Tour de France: Matthews finds reward in persistence

Australian admits that he was close to quitting after challenging first week

Michael Matthews (Orica-BikeExchange) had come close to throwing in the towel at this year's Tour de France following two crashes in the first week. However, after a sit down with his wife during the rest day in Andorra, Matthews decided to push on and hope for the best, a decision that couldn't have turned out better.

The Australian rode the perfect race on stage 10 into Revel, resulting in his first Tour de France stage win. It's fair to say that Matthews hasn't had the best of relationship with the Tour de France. He didn't even make the start line after being selected for his debut in 2014. Last year, he was involved in a serious crash on stage 3, which left him struggling on with broken ribs.

"These last few days I was almost going to give up on this race. With breaking four ribs last year, and the year before crashing and taking all the skin off my body, leading into the race and, this year, already crashing two times in the race," Matthews said after stepping up onto the podium to collect his trophy as the stage winner.

"It just hasn't worked out for me. I was almost going to pull the pin on the race, but I spent the rest day yesterday with my wife, and we just sat down and said, 'we've got to keep pushing and eventually it will come true,' and today it did."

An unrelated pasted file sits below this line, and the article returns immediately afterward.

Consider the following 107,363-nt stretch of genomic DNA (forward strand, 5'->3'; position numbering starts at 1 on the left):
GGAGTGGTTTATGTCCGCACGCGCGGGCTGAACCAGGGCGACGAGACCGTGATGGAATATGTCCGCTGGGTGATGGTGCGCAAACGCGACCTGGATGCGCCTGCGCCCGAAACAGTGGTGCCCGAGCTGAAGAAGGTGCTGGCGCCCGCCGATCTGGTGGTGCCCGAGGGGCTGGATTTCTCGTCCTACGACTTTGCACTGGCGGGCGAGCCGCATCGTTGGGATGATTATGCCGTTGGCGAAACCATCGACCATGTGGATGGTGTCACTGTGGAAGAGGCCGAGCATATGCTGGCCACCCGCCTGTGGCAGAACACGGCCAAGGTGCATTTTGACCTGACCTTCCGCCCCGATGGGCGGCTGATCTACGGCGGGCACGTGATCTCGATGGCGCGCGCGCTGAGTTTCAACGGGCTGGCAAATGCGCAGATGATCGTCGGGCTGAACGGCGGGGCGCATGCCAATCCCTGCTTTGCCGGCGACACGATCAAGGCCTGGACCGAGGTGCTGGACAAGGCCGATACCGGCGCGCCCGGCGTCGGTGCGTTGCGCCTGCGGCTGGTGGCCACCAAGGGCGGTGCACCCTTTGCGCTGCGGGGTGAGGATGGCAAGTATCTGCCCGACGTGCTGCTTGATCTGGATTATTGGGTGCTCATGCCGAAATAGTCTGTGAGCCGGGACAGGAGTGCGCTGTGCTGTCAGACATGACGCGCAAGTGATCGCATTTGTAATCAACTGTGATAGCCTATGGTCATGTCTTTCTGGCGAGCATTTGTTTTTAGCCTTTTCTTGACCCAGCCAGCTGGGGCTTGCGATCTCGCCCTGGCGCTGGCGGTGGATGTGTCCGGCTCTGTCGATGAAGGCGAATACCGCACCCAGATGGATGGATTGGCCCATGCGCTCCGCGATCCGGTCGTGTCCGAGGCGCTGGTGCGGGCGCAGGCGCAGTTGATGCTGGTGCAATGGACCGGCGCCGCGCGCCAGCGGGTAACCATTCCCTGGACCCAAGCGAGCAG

Matthews joins an illustrious list of riders who have victories in all three Grand Tours, the only member of the five-man move to have done so. Matthews was one of several riders to have got away as the riders passed over the opening climb of the Port d'Envalira. His teammates Luke Durbridge and Daryl Impey then came across in another wave of attacks, putting Orica-BikeExchange a formidable position.

"My teammates did a really special job today. In the break on the climb with [Peter] Sagan and [Vincenzo] Nibali, I was unsure what would happen in the race, then I heard over the radio that Luke Durbridge and Daryl Impey were coming across, and then on I knew it was game on," he explained. "They believed in me and gave me everything they had. Durbridge lined it out in the crosswinds, rode a perfect race for me, split the race into pieces and took out some guys who'd have been strong in the final. Then Impey took over and attacked I don't know how many times, and he even came over and did the lead-out too. I couldn't have asked for more from my teammates."

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As the stage neared its conclusion, the strongest riders in the breakaway became clear, and a group of seven moved clear. In it was Matthews and his two teammates but so was the world champion Peter Sagan. The pair has contested sprints together three times this season and three times Sagan has come up trumps.

"We go up against each other quite often. In Suisse, he got better of me twice. I knew in the final he was the man to beat, he was for sure the strongest in the break, pulling all day and never sitting on," Matthews said. "He gave everything for the break to stay away, so I knew he had good legs and was up for it. I knew he was the guy to follow and was hoping I had the legs; in Suisse, I didn't. It's really nice to get one over on him. He's got a few over me – especially with the world champion's jersey – and it's nice to get one back."

Matthews' victory is the first of this year's Tour de France for Orica-BikeExchange and Matthews hopes that it won't be the last. "This was my biggest goal of the season, a stage of the Tour de France, and I've succeeded in that now. It's not the end of the Tour; we have a lot more goals, to go for more stages, and we have really strong team for it."

Tour de France stage 10 video highlights


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